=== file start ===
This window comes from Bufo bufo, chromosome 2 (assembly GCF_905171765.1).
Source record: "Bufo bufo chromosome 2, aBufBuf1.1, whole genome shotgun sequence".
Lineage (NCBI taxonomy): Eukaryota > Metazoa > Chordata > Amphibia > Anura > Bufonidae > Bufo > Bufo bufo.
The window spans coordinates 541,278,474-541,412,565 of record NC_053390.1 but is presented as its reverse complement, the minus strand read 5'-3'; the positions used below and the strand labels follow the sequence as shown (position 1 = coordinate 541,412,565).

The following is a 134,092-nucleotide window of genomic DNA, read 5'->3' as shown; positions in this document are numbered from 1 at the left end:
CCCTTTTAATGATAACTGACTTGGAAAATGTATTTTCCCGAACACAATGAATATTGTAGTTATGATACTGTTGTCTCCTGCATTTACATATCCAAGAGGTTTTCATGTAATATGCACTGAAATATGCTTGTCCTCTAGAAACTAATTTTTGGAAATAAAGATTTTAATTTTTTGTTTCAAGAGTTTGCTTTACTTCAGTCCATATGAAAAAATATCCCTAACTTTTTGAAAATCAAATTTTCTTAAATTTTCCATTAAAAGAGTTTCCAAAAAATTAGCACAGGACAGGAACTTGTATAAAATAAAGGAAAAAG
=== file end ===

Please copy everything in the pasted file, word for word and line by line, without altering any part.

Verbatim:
This window comes from Bufo bufo, chromosome 2 (assembly GCF_905171765.1).
Source record: "Bufo bufo chromosome 2, aBufBuf1.1, whole genome shotgun sequence".
Lineage (NCBI taxonomy): Eukaryota > Metazoa > Chordata > Amphibia > Anura > Bufonidae > Bufo > Bufo bufo.
The window spans coordinates 541,278,474-541,412,565 of record NC_053390.1 but is presented as its reverse complement, the minus strand read 5'-3'; the positions used below and the strand labels follow the sequence as shown (position 1 = coordinate 541,412,565).

The following is a 134,092-nucleotide window of genomic DNA, read 5'->3' as shown; positions in this document are numbered from 1 at the left end:
CCCTTTTAATGATAACTGACTTGGAAAATGTATTTTCCCGAACACAATGAATATTGTAGTTATGATACTGTTGTCTCCTGCATTTACATATCCAAGAGGTTTTCATGTAATATGCACTGAAATATGCTTGTCCTCTAGAAACTAATTTTTGGAAATAAAGATTTTAATTTTTTGTTTCAAGAGTTTGCTTTACTTCAGTCCATATGAAAAAATATCCCTAACTTTTTGAAAATCAAATTTTCTTAAATTTTCCATTAAAAGAGTTTCCAAAAAATTAGCACAGGACAGGAACTTGTATAAAATAAAGGAAAAAG